An enhanced-color view of Pluto shows a region where warm material bubbles up from below, forming new crust. Scientists with the New Horizon mission, which flew past Pluto on July 14, 2015, compare the process to a lava lamp, with large blobs of material moving to the surface while others sink back below the crust. This image spans about 250 miles. [NASA/JHUAPL/SWRI]
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One Year Later
Pluto’s atmosphere is vanishing from sight. Much of it is freezing, adding new ices to Pluto’s surface. Over periods of millions of years, though, the atmosphere may get thick enough and warm enough to allow liquid to form on the surface — not water, but liquid nitrogen.
That’s among the many findings from New Horizons, a spacecraft that flew by Pluto last July. A year later, mission scientists have pieced together new details on Pluto’s atmosphere and surface, and on its history. But the picture is still incomplete. Because of Pluto’s great range, New Horizons won’t transmit the last of its readings to Earth until autumn.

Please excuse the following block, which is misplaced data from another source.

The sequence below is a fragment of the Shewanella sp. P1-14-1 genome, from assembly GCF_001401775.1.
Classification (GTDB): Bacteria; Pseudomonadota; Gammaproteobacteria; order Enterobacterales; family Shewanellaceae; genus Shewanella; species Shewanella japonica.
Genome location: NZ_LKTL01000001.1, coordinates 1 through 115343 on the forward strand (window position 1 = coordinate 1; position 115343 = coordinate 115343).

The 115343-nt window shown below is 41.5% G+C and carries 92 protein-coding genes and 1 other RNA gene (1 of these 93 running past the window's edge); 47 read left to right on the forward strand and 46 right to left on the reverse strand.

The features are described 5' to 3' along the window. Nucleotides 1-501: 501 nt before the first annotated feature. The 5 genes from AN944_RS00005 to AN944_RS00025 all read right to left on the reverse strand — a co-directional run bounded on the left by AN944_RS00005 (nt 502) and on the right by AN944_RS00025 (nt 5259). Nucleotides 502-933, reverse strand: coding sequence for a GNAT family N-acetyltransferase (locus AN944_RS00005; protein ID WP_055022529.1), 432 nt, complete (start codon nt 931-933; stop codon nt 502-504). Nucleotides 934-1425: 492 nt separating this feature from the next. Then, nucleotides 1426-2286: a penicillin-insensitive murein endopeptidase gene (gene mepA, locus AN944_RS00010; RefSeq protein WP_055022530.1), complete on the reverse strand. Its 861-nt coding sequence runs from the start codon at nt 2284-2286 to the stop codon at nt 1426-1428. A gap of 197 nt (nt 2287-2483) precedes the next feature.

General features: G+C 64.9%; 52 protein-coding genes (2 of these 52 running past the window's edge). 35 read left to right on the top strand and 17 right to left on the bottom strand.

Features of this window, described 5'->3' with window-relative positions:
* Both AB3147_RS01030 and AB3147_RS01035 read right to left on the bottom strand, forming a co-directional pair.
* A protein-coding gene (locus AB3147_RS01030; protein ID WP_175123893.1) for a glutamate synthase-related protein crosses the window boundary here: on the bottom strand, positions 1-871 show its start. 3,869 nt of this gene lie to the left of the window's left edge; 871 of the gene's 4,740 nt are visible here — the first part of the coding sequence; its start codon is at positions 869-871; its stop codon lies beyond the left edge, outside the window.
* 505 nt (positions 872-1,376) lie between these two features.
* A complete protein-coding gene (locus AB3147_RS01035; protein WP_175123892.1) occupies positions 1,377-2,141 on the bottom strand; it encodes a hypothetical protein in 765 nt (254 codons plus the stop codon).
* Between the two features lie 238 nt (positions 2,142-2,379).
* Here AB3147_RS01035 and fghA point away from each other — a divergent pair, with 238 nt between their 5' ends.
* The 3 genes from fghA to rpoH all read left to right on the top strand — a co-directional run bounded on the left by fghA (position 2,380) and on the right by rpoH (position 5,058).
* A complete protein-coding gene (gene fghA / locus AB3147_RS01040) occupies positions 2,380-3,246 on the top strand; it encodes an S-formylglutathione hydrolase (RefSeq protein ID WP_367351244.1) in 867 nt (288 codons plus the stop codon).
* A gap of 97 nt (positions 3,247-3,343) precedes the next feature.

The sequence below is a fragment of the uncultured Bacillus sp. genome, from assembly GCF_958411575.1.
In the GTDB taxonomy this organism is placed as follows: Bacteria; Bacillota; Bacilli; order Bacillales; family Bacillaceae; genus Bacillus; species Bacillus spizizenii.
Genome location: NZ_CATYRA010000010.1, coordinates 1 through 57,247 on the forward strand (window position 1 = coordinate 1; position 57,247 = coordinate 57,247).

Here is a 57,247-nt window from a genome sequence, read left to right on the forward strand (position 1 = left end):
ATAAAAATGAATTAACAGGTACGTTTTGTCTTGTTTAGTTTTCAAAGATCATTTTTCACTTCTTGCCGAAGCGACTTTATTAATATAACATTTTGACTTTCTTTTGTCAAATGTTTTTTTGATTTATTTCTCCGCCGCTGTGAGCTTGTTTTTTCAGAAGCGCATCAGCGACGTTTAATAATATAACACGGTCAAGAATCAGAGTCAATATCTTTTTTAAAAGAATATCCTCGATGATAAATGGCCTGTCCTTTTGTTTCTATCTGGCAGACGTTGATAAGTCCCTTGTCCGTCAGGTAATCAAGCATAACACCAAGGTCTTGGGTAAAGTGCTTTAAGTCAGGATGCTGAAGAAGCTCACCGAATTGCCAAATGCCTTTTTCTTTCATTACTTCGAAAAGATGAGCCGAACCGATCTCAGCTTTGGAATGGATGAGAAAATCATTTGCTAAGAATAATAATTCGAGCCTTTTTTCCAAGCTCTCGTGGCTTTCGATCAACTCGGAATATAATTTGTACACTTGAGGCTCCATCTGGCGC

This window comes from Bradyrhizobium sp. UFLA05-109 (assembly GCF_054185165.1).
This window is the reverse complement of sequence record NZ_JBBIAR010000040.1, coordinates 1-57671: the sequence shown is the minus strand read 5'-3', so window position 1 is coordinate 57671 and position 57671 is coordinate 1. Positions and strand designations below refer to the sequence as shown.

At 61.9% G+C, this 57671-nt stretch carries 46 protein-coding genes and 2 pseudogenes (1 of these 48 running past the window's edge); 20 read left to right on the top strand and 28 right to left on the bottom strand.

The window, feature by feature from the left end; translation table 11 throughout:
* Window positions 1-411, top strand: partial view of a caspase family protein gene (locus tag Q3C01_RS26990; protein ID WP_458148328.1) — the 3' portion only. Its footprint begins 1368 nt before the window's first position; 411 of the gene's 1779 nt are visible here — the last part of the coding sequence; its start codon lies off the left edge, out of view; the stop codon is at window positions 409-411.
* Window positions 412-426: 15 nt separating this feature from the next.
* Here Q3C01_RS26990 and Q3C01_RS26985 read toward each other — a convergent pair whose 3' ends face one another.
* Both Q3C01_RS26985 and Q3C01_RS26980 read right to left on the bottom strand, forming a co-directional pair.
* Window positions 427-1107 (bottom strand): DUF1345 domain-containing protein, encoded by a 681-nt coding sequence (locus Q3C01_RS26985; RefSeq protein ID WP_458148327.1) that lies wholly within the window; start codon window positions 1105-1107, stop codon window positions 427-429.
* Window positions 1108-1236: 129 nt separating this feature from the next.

So far, those readings have shown that much of the surface consists of frozen water — the equivalent of bare bedrock here on Earth. Some regions, though, are coated with ices made of nitrogen, methane, and carbon monoxide. These materials may periodically vaporize into the atmosphere, then condense on the surface as frost.
Over millions of years, Pluto’s tilt on its axis varies by quite a lot. That means the temperature varies as well. When Pluto is at its coldest, the atmosphere is quite thin. But when the little world warms up, the atmosphere gets much thicker — perhaps up to 30 percent as dense as Earth’s. Under those conditions, liquid nitrogen might flow across the surface, forming channels and ponds. In fact, New Horizons saw evidence of dry channels and frozen ponds on Pluto today — possible relics from a warmer past.
Script by Damond Benningfield